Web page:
forter, Counselor, and Supporter), in John.


                                    III. The Spirit in John


            The Greek term para<klhtoj as it is applied to the Holy Spirit is a

special Johannine term that is used only in three chapters (14-16) of

John's farewell discourse between Jesus and the disciples. (It is also

used of Jesus in 1 John 2:1; cf. John 14:16.) But these three chapters

constitute the major teaching of John on the Holy Spirit. The context

of the teaching is very important because the words are addressed in

a setting where the followers of Jesus are disillusioned and feel totally

empty at the thought of Jesus' immanent departure. The disciple's

experience was one of feeling abandoned or of being orphaned (14:18).


A Road Map and the Presence of God

            Jesus had just told them that he was going away to prepare a

place for them and that he would return and take them to himself. He

told them that they should understand where he was going (14:1-4).

But Thomas and Philip voiced for the disciples their bewilderment.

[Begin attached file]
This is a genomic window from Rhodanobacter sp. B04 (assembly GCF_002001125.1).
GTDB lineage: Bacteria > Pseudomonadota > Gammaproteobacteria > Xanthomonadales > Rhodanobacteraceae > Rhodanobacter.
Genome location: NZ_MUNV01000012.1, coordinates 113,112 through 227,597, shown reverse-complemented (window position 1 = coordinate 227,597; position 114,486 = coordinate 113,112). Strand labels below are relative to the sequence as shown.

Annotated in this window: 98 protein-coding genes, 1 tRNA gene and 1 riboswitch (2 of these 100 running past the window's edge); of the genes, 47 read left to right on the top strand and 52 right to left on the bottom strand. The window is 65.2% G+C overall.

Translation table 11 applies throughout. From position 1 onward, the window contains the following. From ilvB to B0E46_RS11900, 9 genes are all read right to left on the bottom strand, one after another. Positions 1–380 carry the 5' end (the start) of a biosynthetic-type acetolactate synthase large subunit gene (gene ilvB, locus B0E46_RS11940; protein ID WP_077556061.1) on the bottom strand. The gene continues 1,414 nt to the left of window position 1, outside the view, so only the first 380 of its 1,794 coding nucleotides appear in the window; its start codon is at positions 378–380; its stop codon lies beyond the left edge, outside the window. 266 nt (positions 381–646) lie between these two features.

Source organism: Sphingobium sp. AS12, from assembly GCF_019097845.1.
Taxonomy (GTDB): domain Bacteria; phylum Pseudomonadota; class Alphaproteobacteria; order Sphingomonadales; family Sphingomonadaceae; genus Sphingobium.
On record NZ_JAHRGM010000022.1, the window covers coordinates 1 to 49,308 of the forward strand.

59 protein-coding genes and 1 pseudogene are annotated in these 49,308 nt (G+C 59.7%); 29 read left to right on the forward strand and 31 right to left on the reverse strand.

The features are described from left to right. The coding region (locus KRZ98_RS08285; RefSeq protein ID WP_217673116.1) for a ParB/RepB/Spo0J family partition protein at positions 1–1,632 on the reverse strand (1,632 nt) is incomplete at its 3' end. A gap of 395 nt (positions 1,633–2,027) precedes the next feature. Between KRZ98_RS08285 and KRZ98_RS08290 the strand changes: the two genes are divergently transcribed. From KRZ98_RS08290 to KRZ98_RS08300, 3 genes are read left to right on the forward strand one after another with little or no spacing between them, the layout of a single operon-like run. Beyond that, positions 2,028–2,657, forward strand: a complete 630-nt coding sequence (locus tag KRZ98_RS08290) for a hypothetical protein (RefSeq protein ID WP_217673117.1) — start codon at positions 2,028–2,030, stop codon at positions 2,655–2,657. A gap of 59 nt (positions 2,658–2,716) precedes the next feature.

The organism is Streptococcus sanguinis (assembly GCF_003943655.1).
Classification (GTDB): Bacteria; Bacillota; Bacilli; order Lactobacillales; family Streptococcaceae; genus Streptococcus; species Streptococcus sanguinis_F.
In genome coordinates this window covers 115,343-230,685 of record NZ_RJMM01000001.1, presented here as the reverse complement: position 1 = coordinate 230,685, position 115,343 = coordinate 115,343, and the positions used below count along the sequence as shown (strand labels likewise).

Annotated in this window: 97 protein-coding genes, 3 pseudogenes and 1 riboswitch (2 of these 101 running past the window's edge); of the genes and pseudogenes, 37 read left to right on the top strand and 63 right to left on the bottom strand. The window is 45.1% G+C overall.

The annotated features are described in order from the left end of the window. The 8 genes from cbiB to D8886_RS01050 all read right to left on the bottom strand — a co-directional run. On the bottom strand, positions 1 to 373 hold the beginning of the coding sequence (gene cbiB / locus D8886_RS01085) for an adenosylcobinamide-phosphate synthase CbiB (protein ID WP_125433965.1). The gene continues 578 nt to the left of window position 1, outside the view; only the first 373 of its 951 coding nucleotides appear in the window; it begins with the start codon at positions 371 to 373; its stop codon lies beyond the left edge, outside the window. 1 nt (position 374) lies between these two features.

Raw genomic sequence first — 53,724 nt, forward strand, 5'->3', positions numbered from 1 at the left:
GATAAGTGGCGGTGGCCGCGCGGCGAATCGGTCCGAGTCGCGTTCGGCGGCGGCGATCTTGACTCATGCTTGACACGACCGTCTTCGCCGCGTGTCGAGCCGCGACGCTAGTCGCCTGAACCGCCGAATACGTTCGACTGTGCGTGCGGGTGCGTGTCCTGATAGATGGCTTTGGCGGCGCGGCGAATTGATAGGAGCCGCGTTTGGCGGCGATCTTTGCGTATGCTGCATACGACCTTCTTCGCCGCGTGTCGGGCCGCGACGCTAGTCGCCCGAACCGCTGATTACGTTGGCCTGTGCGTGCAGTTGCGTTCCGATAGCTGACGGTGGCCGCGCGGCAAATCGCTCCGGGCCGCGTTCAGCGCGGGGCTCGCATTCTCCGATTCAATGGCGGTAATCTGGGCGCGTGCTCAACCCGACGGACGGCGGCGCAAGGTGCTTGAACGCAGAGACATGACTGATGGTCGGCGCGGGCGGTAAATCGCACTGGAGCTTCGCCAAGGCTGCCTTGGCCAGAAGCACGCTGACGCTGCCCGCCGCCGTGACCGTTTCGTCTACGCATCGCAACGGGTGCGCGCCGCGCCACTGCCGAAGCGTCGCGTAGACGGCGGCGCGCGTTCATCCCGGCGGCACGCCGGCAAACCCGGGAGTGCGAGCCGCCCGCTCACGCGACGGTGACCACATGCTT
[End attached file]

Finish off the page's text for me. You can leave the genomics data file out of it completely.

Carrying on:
They wanted an outlined road map of his journey and a glimpse of

God in order to gain some degree of security in the midst of such an

upsetting crisis (14:5 and 8). For them to understand that Jesus was

their road map and that he was the epitome of the Father was at that

time almost impossible to conceive.

            Believing that Jesus was actually united with the Father seemed

to be beyond the scope of their thought patterns and so Jesus tried to

help them through their thorn patches of unbelief by reminding them

of the works that he did (14:11). If they could grasp the significance

of Jesus' works, perhaps they would realize that Jesus had called them

to greater works (14:12). Indeed, he had summoned them to a relation-

ship in which they would be so dependent upon him (“ask in his




name") that they would discover the exciting power of answered

prayer (14:13-14). Moreover, in obeying the will of the Son, they

would find the answer to their sense of abandonment because Jesus

would send to them another Paraclete (a Supporter, Advocate, Com-